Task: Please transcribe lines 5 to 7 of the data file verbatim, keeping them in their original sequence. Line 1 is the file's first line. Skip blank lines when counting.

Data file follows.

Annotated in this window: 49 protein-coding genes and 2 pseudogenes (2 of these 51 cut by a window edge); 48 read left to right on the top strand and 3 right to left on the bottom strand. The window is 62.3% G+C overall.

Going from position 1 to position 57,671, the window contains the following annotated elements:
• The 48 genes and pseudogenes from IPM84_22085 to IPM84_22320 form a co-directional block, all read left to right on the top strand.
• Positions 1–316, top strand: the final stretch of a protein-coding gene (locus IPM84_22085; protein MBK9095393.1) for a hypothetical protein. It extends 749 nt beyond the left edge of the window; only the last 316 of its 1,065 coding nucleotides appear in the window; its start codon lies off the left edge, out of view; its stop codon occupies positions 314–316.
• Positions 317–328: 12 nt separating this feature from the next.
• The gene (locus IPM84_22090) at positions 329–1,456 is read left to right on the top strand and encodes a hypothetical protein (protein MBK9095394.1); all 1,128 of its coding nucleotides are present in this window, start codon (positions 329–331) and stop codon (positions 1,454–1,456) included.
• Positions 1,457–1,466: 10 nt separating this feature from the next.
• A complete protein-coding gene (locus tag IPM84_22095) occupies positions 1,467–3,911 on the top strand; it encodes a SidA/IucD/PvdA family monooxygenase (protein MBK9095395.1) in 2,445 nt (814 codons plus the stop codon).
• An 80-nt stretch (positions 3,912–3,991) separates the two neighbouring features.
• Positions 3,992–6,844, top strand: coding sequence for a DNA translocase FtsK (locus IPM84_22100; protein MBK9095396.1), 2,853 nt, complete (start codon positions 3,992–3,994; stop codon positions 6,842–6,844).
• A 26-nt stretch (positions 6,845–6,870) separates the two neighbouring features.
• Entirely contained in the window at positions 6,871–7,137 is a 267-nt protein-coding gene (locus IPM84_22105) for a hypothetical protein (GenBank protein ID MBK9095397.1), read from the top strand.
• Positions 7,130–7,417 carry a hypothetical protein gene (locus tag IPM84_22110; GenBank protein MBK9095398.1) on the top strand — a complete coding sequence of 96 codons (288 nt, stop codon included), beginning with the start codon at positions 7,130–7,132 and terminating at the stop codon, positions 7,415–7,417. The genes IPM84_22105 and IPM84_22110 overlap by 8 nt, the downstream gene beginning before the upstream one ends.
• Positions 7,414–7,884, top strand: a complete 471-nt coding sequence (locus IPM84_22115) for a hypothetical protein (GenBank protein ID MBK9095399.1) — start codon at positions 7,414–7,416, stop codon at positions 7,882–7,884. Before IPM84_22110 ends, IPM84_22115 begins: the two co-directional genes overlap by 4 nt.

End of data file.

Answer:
• Positions 317–328: 12 nt separating this feature from the next.
• The gene (locus IPM84_22090) at positions 329–1,456 is read left to right on the top strand and encodes a hypothetical protein (protein MBK9095394.1); all 1,128 of its coding nucleotides are present in this window, start codon (positions 329–331) and stop codon (positions 1,454–1,456) included.
• Positions 1,457–1,466: 10 nt separating this feature from the next.